photo by Flickr user jeff yielding
This article is a mashup of two pieces first published on Stream Team volunteer George Sims’ blog, The Bugs of Popo Agie. His group has worked hard to protect Bryant Creek, including a mile-by-mile water quality assessment report. Big thanks to George for sharing his story!
April 2, 2013 – “Down the Creek Without a Paddle”
John and Sue and I put our kayaks and canoe in at the “Monastery Bridge” in Douglas County, only a mile or so from Assumption Abbey, a Trappist monastery, and paddled over ten miles downstream to the Highway 95 bridge, just below the Ozark County line.
In addition to enjoying a great day of sun, fun, and good companionship, we were conducting chemical monitoring of the stream at one-mile intervals as part of the State of Missouri’s Volunteer Water Quality Monitoring (VWQM) program. This endeavour provides free training to individuals, enabling them, in the Introductory training, to learn to identify “aquatic macroinvertebrates” (bug larva) as indicators of water quality.
John is a Level 3 monitor, so he provided the “adult supervision” for Sue and me. Our Master Naturalist chapter, based in West Plains, developed an ambitious project in 2010, whereby we would monitor every mile of the 42+ mile, floatable portion of Bryant Creek, from the Vera Cruz MDC (Missouri Conservation Department) access, down to the confluence of Bryant with the North Fork of the White River at Tecumseh.
We divided the stream into four sections, with a team leader responsible for each segment. As my segment was substantially longer than the others, John and Sue graciously lent their help in covering almost 2/3 of the nearly 18-mile stretch.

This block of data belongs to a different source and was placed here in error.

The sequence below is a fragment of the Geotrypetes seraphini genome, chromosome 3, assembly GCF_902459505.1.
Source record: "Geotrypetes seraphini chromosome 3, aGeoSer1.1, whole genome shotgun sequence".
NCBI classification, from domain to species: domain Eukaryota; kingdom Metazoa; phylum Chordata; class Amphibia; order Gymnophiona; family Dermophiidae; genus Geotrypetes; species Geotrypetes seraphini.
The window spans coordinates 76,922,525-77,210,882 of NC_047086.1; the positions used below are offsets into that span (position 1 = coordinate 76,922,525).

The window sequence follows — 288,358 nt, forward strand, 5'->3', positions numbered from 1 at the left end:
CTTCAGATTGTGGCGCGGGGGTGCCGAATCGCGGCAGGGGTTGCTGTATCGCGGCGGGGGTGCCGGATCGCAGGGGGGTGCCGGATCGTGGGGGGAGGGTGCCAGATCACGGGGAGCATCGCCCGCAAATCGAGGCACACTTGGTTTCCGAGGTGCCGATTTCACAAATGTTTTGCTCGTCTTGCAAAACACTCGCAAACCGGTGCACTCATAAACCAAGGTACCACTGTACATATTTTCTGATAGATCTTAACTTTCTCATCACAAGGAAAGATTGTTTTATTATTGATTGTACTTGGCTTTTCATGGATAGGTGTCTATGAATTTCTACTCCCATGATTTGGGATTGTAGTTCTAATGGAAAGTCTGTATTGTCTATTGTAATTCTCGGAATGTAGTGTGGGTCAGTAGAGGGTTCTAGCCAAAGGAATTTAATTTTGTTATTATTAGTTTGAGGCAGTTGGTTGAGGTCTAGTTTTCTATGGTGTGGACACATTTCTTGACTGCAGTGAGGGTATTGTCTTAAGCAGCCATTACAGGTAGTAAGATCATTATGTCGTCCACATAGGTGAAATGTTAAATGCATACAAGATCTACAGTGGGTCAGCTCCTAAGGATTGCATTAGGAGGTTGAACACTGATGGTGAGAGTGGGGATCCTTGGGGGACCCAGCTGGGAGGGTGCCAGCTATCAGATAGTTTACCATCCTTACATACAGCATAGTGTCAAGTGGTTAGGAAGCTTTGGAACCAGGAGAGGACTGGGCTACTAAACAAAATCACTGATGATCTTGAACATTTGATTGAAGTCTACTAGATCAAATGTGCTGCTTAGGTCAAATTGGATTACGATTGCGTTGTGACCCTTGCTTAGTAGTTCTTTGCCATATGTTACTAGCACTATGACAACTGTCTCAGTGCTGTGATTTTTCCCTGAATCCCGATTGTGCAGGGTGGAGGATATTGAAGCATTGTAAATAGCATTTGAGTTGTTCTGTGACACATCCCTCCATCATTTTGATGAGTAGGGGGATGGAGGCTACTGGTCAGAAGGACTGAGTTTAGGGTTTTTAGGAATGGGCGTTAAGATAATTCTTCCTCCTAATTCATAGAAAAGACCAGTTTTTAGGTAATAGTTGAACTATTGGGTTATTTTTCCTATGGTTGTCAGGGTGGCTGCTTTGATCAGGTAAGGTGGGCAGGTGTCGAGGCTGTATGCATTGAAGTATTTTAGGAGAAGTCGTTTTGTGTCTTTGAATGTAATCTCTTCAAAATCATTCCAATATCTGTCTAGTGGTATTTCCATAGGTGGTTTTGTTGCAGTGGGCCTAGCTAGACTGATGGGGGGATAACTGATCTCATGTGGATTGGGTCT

Early on, we passed a crystalline spring, which issued from a cave on the left hillside, tumbling over mossy rocks down to the creek.
The temperatures rose to nearly 80 during the day, and I only managed to sink my kayak TWICE, an improvement of 33% over last year’s outing, although I DID manage to lose my paddle in the process. Fortunately, John had brought an extra, so I was not left to live in the wilderness, eating lichens, and slowly starving and turning feral.
We sampled twelve sites, and managed to reach the take-out point just as darkness descended. All the data was organized, and submitted electronically to the Missouri Stream Team program, a truly wonderful undertaking, which involves over 4,000 volunteer “stream teams” which clean, monitor, and enjoy Missouri’s beautiful waterways.
A truly great way to spend a day, with good friends, a beautiful stream, and a worthwhile reason to be there.
Can you imagine a piece of the universe more fit for princes and kings?
I’ll trade you ten of your cities for my Bryant Creek, and the pleasures it brings.
Out on the Bryant, on soft summer nights,
Bonfires blaze, to the children’s delight.
They dance ’round the flames, singing songs with their friends,
I wish I was with them again.
Bryant Creek is part of the North Fork of the White River Watershed, and is a lovely place to fish, swim, or float. All water quality data is submitted to the State of Missouri’s Stream Team program, and is also compiled into an ongoing report, complete with data, graphs, bells and whistles.The complete text of the report, through 2012, is given in pdf form at the link below.
BCAP Ongoing Report